We sit down and chat to queer funnywoman Fortune Feimster (and yes, that is her real name).
Firstly, congratulation on your engagement earlier this year! Did you ever envisage yourself marrying a woman when you were younger?
Thank you so much. When I was younger, I never really envisioned getting married to anyone…man or woman. I wasn’t the kind of girl who dreamed of her wedding. But I always hoped I would find a nice, supportive person to share my life with. Once I got older that seemed harder and harder to find. I kind of resigned myself to just focusing on my career and then I met my partner Jacquelyn and everything sort of fell into place.
A little birdy told me you have quite a funny story about realising your queerness- care to share it with the class?
Ha! Yes, it’s sort of an embarrassing story. I had always known something was off when I was younger. Guys and I never connected in the way that you see in the movies or that you hear your friends talk about. So I just sort of never dated. It never occurred to me that I could be gay, which seems bonkers to me now.
Then when I was 25 I was watching a Lifetime movie; not sure if you guys get Lifetime movies but they are sort of cheesy, over the top movies. In this particular movie a young girl in high school realized she was gay. I sat there and watched that movie and as soon as it was over I was like, “Oh my god, I’m gay!” I still to this day can’t believe that was the catalysis to making me realize this huge thing about myself.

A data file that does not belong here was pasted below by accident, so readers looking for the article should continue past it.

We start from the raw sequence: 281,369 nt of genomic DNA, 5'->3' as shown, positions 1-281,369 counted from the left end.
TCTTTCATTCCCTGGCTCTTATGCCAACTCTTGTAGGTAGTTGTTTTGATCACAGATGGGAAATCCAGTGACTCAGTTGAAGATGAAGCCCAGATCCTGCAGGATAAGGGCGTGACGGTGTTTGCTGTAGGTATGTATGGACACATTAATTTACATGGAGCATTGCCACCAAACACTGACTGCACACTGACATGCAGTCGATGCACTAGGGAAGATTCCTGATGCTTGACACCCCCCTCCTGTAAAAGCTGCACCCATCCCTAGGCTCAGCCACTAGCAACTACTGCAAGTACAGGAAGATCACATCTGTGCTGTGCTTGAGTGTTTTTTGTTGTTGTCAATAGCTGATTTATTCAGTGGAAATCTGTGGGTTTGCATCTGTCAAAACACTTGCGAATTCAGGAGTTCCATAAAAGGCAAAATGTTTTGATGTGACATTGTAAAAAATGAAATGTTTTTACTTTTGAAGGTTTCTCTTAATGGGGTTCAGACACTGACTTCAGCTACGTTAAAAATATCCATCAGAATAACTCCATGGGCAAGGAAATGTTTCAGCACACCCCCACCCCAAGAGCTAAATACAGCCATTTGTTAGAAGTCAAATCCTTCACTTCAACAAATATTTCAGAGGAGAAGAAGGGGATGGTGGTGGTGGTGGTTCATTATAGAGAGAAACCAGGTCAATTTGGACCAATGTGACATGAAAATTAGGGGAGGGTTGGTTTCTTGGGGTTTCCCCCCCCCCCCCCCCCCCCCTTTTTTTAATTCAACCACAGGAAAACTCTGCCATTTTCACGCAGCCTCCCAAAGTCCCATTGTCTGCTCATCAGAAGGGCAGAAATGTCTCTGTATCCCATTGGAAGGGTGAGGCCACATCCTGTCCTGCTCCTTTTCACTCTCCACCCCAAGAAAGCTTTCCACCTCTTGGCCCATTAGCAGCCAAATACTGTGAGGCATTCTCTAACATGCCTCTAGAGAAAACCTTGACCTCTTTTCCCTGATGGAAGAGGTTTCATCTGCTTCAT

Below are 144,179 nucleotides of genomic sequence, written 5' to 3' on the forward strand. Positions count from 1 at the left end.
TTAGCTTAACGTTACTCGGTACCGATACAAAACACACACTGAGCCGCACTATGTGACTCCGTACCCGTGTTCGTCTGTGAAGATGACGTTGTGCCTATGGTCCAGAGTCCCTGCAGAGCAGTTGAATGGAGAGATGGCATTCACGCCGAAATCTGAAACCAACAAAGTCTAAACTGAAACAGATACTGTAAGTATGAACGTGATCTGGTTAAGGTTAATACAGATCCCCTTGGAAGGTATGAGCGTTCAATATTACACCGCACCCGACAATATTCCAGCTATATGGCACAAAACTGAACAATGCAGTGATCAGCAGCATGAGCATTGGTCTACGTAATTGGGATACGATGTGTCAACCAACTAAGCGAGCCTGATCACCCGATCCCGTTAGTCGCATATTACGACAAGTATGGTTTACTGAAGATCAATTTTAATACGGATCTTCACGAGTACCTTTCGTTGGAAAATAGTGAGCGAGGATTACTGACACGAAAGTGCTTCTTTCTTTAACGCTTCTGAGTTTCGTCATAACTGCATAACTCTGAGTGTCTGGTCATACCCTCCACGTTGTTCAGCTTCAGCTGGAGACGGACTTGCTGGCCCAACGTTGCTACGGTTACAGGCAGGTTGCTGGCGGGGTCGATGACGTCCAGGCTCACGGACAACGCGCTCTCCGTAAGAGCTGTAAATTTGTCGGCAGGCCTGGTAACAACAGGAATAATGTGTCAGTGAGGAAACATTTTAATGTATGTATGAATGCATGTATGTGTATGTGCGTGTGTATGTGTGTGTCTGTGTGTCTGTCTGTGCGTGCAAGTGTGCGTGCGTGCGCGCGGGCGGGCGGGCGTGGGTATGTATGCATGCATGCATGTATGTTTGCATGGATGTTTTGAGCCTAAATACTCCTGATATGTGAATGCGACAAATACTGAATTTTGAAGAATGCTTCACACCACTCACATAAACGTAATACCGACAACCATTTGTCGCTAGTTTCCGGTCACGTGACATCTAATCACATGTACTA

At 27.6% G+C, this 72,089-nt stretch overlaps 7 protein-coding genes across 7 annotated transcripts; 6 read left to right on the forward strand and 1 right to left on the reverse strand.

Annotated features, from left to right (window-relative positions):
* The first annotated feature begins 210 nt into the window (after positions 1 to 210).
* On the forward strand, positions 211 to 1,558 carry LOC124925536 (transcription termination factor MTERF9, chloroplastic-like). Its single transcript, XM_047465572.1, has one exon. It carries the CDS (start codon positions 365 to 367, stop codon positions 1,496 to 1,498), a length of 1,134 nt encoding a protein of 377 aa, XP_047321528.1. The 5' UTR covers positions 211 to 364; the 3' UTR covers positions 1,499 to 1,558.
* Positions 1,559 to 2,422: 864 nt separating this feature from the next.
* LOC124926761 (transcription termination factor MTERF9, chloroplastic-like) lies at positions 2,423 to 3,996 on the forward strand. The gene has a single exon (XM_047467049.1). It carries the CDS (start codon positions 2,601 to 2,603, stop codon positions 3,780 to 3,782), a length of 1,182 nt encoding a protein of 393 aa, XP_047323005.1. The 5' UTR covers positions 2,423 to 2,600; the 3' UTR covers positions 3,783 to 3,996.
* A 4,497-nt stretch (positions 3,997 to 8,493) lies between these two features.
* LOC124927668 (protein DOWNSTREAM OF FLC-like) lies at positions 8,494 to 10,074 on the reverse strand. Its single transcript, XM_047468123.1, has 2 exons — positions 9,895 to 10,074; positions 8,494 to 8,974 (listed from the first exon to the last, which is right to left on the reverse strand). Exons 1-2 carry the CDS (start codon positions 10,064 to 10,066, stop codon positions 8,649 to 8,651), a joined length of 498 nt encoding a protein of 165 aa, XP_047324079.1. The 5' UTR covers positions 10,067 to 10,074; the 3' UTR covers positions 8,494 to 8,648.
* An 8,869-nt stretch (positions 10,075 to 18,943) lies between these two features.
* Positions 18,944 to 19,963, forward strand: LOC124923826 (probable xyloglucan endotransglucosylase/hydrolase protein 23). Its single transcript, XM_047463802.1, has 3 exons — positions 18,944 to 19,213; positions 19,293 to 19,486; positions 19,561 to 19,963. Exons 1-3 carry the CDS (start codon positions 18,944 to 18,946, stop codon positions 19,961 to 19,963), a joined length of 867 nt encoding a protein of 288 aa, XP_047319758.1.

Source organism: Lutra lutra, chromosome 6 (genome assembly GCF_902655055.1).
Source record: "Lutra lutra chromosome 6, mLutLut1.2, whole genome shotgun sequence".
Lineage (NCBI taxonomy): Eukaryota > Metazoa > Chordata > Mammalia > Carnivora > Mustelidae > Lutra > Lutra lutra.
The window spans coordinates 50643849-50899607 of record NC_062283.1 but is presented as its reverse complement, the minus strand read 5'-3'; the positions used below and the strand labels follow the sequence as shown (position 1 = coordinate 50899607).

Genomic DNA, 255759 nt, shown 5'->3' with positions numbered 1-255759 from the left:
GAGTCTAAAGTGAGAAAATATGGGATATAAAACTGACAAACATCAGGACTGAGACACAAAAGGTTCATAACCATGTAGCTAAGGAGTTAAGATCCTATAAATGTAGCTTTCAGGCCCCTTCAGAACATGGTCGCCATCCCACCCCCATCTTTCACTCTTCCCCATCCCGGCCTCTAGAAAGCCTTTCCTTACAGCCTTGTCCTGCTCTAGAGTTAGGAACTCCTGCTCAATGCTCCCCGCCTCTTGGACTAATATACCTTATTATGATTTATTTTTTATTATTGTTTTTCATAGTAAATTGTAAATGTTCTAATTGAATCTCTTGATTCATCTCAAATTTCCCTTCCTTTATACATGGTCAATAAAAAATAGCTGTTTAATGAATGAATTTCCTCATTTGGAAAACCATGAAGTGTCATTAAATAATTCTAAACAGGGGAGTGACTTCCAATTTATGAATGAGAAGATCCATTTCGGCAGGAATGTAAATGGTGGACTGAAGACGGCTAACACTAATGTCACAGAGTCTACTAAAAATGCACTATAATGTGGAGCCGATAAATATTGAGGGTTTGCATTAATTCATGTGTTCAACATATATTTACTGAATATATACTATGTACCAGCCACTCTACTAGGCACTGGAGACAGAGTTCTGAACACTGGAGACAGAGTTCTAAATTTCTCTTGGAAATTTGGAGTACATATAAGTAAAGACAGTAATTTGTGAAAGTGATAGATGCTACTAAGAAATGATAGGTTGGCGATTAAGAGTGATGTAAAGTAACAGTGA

So you’ve been ‘out’ since before you started doing comedy. Do you find yourself facing particular challenges, as an ‘out’ woman in the entertainment industry?
I came out around the same time I started doing comedy so for me they have always been hand in hand. I don’t know what it’s like to perform as a “straight” person so I don’t know if it’s been more challenging being gay or not.
I think the entertainment industry in general is tough regardless of your sexuality. There are only so many jobs and there are tons of people constantly in competition for them. For me it was always important to be myself no matter what. Luckily there were a lot of gay comedians who came before me who opened doors for people like me coming up now. Ellen DeGeneres, Wanda Sykes, Rosie O’Donnell. Them being out and facing those challenges made it a lot easier for someone like me to be myself.
I got to interview Lea DeLaria earlier this year, and she mentioned facing some limitations as a butch actress, that she was only cast in certain roles despite her versatility as an actress. Have you noticed anything similar?
It’s hard to categorize myself as butch or otherwise because I’m sort of in between. Yes, I dress in a more masculine way but there are qualities about me that are a lot “softer” than people would realize. I’ve been cast in some butch roles and I have to really push myself to act that butch.
I’ve been cast as a straight, feminine girl and that’s a stretch too. So often times I sort of get cast as a version of myself – something in between. But for me the whole point of acting is stretching yourself and taking on roles that aren’t the norm for you. I love playing parts that are outside of my comfort zone. But, yes, part of that challenge is getting people to give you the opportunity to do that in the first place. The opportunities can be few and far between so you just have to make sure to nail it when the opportunity does finally come.
What were you doing (and what did you want to be doing) before you got into comedy?